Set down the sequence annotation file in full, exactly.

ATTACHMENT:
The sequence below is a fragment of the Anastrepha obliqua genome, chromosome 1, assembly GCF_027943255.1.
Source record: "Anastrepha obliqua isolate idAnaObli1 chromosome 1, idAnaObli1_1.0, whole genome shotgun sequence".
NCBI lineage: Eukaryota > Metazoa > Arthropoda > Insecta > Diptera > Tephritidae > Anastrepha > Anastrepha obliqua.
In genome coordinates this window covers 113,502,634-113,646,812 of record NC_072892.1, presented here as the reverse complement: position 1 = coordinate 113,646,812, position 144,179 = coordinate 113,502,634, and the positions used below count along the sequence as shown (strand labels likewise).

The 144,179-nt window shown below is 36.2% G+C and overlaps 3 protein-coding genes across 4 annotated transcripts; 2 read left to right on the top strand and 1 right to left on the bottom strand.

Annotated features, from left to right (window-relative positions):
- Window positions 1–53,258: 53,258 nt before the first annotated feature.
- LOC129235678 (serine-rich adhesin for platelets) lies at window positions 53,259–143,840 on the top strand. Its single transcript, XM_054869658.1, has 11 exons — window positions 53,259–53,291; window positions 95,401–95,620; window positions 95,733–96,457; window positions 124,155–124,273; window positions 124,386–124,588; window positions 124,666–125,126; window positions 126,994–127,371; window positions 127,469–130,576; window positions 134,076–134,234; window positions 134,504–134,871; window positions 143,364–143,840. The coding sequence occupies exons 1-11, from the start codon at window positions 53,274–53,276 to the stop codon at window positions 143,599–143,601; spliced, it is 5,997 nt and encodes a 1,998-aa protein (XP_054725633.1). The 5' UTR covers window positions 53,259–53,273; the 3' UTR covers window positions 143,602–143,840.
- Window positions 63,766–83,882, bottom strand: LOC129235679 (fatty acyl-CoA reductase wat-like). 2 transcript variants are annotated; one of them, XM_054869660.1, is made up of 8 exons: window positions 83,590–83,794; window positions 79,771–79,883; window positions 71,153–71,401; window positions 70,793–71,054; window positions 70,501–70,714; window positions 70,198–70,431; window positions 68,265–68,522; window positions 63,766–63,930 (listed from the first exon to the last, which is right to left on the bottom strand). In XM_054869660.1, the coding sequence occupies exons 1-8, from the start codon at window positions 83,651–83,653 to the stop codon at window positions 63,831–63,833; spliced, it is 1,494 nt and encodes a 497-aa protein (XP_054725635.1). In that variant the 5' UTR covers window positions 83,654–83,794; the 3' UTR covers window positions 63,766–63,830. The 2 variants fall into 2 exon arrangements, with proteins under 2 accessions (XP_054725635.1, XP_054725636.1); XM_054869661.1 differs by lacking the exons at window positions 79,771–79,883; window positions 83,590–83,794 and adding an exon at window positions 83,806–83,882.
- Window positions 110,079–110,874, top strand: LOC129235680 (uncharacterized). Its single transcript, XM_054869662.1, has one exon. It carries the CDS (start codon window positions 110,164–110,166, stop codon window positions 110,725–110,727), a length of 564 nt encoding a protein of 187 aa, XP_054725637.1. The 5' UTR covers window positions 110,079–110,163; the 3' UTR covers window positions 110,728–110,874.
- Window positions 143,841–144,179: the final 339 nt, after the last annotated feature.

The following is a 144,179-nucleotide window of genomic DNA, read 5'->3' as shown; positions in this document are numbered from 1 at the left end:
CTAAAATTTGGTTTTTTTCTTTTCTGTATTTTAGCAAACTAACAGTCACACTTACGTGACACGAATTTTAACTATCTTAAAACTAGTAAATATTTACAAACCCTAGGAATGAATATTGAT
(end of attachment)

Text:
The sequence below is a fragment of the Anastrepha obliqua genome, chromosome 1, assembly GCF_027943255.1.
Source record: "Anastrepha obliqua isolate idAnaObli1 chromosome 1, idAnaObli1_1.0, whole genome shotgun sequence".
NCBI lineage: Eukaryota > Metazoa > Arthropoda > Insecta > Diptera > Tephritidae > Anastrepha > Anastrepha obliqua.
In genome coordinates this window covers 113,502,634-113,646,812 of record NC_072892.1, presented here as the reverse complement: position 1 = coordinate 113,646,812, position 144,179 = coordinate 113,502,634, and the positions used below count along the sequence as shown (strand labels likewise).

The 144,179-nt window shown below is 36.2% G+C and overlaps 3 protein-coding genes across 4 annotated transcripts; 2 read left to right on the top strand and 1 right to left on the bottom strand.

Annotated features, from left to right (window-relative positions):
- Window positions 1–53,258: 53,258 nt before the first annotated feature.
- LOC129235678 (serine-rich adhesin for platelets) lies at window positions 53,259–143,840 on the top strand. Its single transcript, XM_054869658.1, has 11 exons — window positions 53,259–53,291; window positions 95,401–95,620; window positions 95,733–96,457; window positions 124,155–124,273; window positions 124,386–124,588; window positions 124,666–125,126; window positions 126,994–127,371; window positions 127,469–130,576; window positions 134,076–134,234; window positions 134,504–134,871; window positions 143,364–143,840. The coding sequence occupies exons 1-11, from the start codon at window positions 53,274–53,276 to the stop codon at window positions 143,599–143,601; spliced, it is 5,997 nt and encodes a 1,998-aa protein (XP_054725633.1). The 5' UTR covers window positions 53,259–53,273; the 3' UTR covers window positions 143,602–143,840.
- Window positions 63,766–83,882, bottom strand: LOC129235679 (fatty acyl-CoA reductase wat-like). 2 transcript variants are annotated; one of them, XM_054869660.1, is made up of 8 exons: window positions 83,590–83,794; window positions 79,771–79,883; window positions 71,153–71,401; window positions 70,793–71,054; window positions 70,501–70,714; window positions 70,198–70,431; window positions 68,265–68,522; window positions 63,766–63,930 (listed from the first exon to the last, which is right to left on the bottom strand). In XM_054869660.1, the coding sequence occupies exons 1-8, from the start codon at window positions 83,651–83,653 to the stop codon at window positions 63,831–63,833; spliced, it is 1,494 nt and encodes a 497-aa protein (XP_054725635.1). In that variant the 5' UTR covers window positions 83,654–83,794; the 3' UTR covers window positions 63,766–63,830. The 2 variants fall into 2 exon arrangements, with proteins under 2 accessions (XP_054725635.1, XP_054725636.1); XM_054869661.1 differs by lacking the exons at window positions 79,771–79,883; window positions 83,590–83,794 and adding an exon at window positions 83,806–83,882.
- Window positions 110,079–110,874, top strand: LOC129235680 (uncharacterized). Its single transcript, XM_054869662.1, has one exon. It carries the CDS (start codon window positions 110,164–110,166, stop codon window positions 110,725–110,727), a length of 564 nt encoding a protein of 187 aa, XP_054725637.1. The 5' UTR covers window positions 110,079–110,163; the 3' UTR covers window positions 110,728–110,874.
- Window positions 143,841–144,179: the final 339 nt, after the last annotated feature.

The following is a 144,179-nucleotide window of genomic DNA, read 5'->3' as shown; positions in this document are numbered from 1 at the left end:
CTAAAATTTGGTTTTTTTCTTTTCTGTATTTTAGCAAACTAACAGTCACACTTACGTGACACGAATTTTAACTATCTTAAAACTAGTAAATATTTACAAACCCTAGGAATGAATATTGAT